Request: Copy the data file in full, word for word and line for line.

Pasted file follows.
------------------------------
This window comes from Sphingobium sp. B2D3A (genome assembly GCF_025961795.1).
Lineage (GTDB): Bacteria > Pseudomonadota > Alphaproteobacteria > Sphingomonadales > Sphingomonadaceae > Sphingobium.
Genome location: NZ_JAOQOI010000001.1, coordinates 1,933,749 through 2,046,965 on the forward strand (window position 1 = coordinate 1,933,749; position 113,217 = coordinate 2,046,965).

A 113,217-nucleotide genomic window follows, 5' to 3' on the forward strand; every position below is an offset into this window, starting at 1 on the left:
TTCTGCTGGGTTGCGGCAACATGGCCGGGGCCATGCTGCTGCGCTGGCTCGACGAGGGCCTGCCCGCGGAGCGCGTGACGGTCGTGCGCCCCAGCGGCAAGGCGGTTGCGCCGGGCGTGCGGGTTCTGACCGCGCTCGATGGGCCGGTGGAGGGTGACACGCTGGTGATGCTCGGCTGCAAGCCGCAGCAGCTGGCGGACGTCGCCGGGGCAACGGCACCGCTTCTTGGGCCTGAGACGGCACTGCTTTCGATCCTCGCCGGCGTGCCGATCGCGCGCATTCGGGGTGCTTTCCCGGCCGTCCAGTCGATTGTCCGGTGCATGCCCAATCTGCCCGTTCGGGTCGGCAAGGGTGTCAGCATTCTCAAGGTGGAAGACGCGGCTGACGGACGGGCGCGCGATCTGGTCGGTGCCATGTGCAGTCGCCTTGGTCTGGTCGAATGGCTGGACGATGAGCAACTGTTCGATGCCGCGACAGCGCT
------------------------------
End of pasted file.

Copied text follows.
This window comes from Sphingobium sp. B2D3A (genome assembly GCF_025961795.1).
Lineage (GTDB): Bacteria > Pseudomonadota > Alphaproteobacteria > Sphingomonadales > Sphingomonadaceae > Sphingobium.
Genome location: NZ_JAOQOI010000001.1, coordinates 1,933,749 through 2,046,965 on the forward strand (window position 1 = coordinate 1,933,749; position 113,217 = coordinate 2,046,965).

A 113,217-nucleotide genomic window follows, 5' to 3' on the forward strand; every position below is an offset into this window, starting at 1 on the left:
TTCTGCTGGGTTGCGGCAACATGGCCGGGGCCATGCTGCTGCGCTGGCTCGACGAGGGCCTGCCCGCGGAGCGCGTGACGGTCGTGCGCCCCAGCGGCAAGGCGGTTGCGCCGGGCGTGCGGGTTCTGACCGCGCTCGATGGGCCGGTGGAGGGTGACACGCTGGTGATGCTCGGCTGCAAGCCGCAGCAGCTGGCGGACGTCGCCGGGGCAACGGCACCGCTTCTTGGGCCTGAGACGGCACTGCTTTCGATCCTCGCCGGCGTGCCGATCGCGCGCATTCGGGGTGCTTTCCCGGCCGTCCAGTCGATTGTCCGGTGCATGCCCAATCTGCCCGTTCGGGTCGGCAAGGGTGTCAGCATTCTCAAGGTGGAAGACGCGGCTGACGGACGGGCGCGCGATCTGGTCGGTGCCATGTGCAGTCGCCTTGGTCTGGTCGAATGGCTGGACGATGAGCAACTGTTCGATGCCGCGACAGCGCT